The ability to take those silos of information that are in healthcare, that's our core competency. Imaging at RSNA is one silo of data -- typically in [picture archiving and communication systems] that you see throughout the floor. Medical imaging, while important and a critical piece of healthcare, is just a piece. It's an important piece, but the clinical records are equally important, to get that electronic healthcare record phenotype together with the imaging phenotype … all of those traditionally are in different silos. What we do at Google -- our core competency is to manage that data. We will break those silos down and bring it to a common platform so we can bring value to patients.

AI is a major theme here at RSNA 2018. How is Google Cloud using AI? And what is driving the trend of AI in healthcare?

Moore: We've made massive investments in machine learning and AI. We are an AI-first company. … We have offerings like AutoML -- auto machine learning tools -- where, for instance, a healthcare system or an education institution wouldn't need to have a whole team of data scientists and hundreds of engineers to develop [machine learning] products.

We are at an interesting point of time -- the intersection of data availability that our partners and customers are creating with higher resolution machines and imaging systems, and we have now the availability of very powerful compute. What we're bringing to them are these [machine learning] algorithms and the compute space so they can gain meaningful insights from that data for their customers and their partners. We're providing them that platform and infrastructure.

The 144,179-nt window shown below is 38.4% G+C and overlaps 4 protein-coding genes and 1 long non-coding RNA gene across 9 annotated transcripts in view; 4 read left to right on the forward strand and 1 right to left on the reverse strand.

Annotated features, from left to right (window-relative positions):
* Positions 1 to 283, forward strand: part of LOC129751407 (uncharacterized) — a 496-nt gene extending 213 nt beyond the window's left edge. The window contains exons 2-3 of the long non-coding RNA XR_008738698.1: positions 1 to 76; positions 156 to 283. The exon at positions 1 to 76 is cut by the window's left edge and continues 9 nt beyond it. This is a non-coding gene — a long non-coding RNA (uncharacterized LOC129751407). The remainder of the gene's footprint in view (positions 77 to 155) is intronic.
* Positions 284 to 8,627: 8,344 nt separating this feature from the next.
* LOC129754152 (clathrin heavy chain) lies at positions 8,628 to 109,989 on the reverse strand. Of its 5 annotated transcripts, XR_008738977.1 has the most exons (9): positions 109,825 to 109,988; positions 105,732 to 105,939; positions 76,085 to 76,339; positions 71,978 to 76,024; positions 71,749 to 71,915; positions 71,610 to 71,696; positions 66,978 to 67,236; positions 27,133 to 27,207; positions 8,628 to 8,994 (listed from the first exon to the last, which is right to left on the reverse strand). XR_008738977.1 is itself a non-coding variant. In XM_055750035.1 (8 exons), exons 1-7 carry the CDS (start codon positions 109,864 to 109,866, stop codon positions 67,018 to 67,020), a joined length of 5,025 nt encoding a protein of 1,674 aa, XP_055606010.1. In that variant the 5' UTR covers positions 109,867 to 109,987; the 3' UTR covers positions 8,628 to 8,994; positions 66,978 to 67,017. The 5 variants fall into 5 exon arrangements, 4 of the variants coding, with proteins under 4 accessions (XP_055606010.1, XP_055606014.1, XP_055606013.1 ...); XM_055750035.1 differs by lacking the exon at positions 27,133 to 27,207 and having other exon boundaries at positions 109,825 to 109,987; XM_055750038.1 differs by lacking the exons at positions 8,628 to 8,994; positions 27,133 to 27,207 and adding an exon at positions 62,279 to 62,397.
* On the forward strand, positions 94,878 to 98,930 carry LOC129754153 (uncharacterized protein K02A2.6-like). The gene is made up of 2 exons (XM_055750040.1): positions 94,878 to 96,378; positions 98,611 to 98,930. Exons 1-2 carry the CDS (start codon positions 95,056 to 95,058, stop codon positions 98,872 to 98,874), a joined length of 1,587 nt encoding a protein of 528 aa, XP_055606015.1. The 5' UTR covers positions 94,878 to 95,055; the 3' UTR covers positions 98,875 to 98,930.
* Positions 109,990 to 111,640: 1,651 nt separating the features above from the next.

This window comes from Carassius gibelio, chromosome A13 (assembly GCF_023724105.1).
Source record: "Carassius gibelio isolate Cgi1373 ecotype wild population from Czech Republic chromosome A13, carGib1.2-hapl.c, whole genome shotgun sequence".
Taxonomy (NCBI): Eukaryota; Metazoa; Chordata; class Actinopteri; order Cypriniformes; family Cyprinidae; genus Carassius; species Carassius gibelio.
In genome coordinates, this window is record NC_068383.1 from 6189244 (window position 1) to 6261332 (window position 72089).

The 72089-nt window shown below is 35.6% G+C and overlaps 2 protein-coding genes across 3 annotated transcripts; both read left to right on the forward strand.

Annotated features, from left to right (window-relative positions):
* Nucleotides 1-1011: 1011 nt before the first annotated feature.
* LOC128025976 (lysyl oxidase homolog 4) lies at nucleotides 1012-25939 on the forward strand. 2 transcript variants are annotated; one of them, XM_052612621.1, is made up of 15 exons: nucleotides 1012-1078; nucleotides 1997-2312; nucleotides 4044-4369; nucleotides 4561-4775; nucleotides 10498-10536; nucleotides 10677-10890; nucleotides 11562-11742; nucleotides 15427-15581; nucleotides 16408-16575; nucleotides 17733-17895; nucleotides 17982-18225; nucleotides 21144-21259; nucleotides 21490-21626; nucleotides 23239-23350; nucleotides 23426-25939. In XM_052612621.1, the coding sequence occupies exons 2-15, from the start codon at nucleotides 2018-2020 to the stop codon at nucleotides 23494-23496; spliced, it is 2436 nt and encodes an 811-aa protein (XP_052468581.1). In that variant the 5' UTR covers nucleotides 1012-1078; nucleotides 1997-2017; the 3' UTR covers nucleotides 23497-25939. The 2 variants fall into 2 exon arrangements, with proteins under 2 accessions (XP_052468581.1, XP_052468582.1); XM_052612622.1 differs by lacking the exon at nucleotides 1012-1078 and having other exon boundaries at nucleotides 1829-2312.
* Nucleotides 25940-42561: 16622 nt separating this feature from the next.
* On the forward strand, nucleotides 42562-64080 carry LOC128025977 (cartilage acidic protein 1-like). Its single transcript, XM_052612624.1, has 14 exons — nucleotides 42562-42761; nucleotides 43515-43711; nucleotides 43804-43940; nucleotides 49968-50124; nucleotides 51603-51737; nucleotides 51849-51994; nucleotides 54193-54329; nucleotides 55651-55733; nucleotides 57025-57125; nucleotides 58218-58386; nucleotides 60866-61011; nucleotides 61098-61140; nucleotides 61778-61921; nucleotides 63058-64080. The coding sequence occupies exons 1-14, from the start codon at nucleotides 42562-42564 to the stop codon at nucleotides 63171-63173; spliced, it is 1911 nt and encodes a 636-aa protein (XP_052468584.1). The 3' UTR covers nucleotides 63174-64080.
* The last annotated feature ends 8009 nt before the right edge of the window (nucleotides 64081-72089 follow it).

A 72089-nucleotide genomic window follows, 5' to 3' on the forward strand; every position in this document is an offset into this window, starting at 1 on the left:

What will be big for Google Cloud next year?

Moore: We are seeing this explosion of data, and that creates tremendous possibilities for companies in this space that partner with us to gain great insights from that data for patients.

It's a conversion of data plus powerful compute, and, in 2019, I see those two large drivers coming together. I see this becoming incorporated into workflows to create accessibility to healthcare, to create safety, to create security going forward. I see that becoming operationalized -- and much more quickly than anyone realized. That sort of happened overnight with your mail and photos and your texting.